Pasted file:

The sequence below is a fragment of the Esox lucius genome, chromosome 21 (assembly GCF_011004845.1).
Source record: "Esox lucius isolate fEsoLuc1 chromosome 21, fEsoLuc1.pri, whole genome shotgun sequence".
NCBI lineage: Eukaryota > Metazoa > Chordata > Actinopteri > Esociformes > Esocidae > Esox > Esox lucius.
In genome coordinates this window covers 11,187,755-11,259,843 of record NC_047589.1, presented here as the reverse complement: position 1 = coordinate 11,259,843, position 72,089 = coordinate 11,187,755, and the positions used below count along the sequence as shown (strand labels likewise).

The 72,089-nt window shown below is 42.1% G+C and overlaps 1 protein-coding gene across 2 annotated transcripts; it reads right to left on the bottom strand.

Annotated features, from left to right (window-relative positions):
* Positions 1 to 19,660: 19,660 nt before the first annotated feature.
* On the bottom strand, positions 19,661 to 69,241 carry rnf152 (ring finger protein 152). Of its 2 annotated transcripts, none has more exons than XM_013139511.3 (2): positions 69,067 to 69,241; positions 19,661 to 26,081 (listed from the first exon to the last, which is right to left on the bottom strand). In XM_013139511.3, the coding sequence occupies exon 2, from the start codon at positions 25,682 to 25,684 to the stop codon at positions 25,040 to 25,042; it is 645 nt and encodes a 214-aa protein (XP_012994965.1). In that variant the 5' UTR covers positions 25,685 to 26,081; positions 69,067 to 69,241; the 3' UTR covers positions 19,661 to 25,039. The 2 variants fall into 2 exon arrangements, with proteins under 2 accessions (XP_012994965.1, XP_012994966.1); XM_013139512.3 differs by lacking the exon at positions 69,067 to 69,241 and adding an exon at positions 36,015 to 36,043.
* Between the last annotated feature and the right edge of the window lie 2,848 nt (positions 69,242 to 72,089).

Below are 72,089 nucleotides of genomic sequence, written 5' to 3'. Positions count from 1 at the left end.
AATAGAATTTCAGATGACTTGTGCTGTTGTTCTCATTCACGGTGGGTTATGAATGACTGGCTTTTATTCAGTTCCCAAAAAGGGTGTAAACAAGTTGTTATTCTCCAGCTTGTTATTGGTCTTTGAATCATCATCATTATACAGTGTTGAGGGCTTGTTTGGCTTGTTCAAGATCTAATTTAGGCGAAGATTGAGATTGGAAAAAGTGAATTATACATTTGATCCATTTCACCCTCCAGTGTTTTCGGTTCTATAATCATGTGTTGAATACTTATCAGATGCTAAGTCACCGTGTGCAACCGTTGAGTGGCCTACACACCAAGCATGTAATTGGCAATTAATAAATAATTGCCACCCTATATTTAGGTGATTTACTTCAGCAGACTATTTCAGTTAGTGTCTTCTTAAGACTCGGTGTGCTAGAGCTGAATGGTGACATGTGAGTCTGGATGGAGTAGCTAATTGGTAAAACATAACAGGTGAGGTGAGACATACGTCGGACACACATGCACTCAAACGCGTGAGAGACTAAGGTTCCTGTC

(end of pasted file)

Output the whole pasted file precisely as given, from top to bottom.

The sequence below is a fragment of the Esox lucius genome, chromosome 21 (assembly GCF_011004845.1).
Source record: "Esox lucius isolate fEsoLuc1 chromosome 21, fEsoLuc1.pri, whole genome shotgun sequence".
NCBI lineage: Eukaryota > Metazoa > Chordata > Actinopteri > Esociformes > Esocidae > Esox > Esox lucius.
In genome coordinates this window covers 11,187,755-11,259,843 of record NC_047589.1, presented here as the reverse complement: position 1 = coordinate 11,259,843, position 72,089 = coordinate 11,187,755, and the positions used below count along the sequence as shown (strand labels likewise).

The 72,089-nt window shown below is 42.1% G+C and overlaps 1 protein-coding gene across 2 annotated transcripts; it reads right to left on the bottom strand.

Annotated features, from left to right (window-relative positions):
* Positions 1 to 19,660: 19,660 nt before the first annotated feature.
* On the bottom strand, positions 19,661 to 69,241 carry rnf152 (ring finger protein 152). Of its 2 annotated transcripts, none has more exons than XM_013139511.3 (2): positions 69,067 to 69,241; positions 19,661 to 26,081 (listed from the first exon to the last, which is right to left on the bottom strand). In XM_013139511.3, the coding sequence occupies exon 2, from the start codon at positions 25,682 to 25,684 to the stop codon at positions 25,040 to 25,042; it is 645 nt and encodes a 214-aa protein (XP_012994965.1). In that variant the 5' UTR covers positions 25,685 to 26,081; positions 69,067 to 69,241; the 3' UTR covers positions 19,661 to 25,039. The 2 variants fall into 2 exon arrangements, with proteins under 2 accessions (XP_012994965.1, XP_012994966.1); XM_013139512.3 differs by lacking the exon at positions 69,067 to 69,241 and adding an exon at positions 36,015 to 36,043.
* Between the last annotated feature and the right edge of the window lie 2,848 nt (positions 69,242 to 72,089).

Below are 72,089 nucleotides of genomic sequence, written 5' to 3'. Positions count from 1 at the left end.
AATAGAATTTCAGATGACTTGTGCTGTTGTTCTCATTCACGGTGGGTTATGAATGACTGGCTTTTATTCAGTTCCCAAAAAGGGTGTAAACAAGTTGTTATTCTCCAGCTTGTTATTGGTCTTTGAATCATCATCATTATACAGTGTTGAGGGCTTGTTTGGCTTGTTCAAGATCTAATTTAGGCGAAGATTGAGATTGGAAAAAGTGAATTATACATTTGATCCATTTCACCCTCCAGTGTTTTCGGTTCTATAATCATGTGTTGAATACTTATCAGATGCTAAGTCACCGTGTGCAACCGTTGAGTGGCCTACACACCAAGCATGTAATTGGCAATTAATAAATAATTGCCACCCTATATTTAGGTGATTTACTTCAGCAGACTATTTCAGTTAGTGTCTTCTTAAGACTCGGTGTGCTAGAGCTGAATGGTGACATGTGAGTCTGGATGGAGTAGCTAATTGGTAAAACATAACAGGTGAGGTGAGACATACGTCGGACACACATGCACTCAAACGCGTGAGAGACTAAGGTTCCTGTC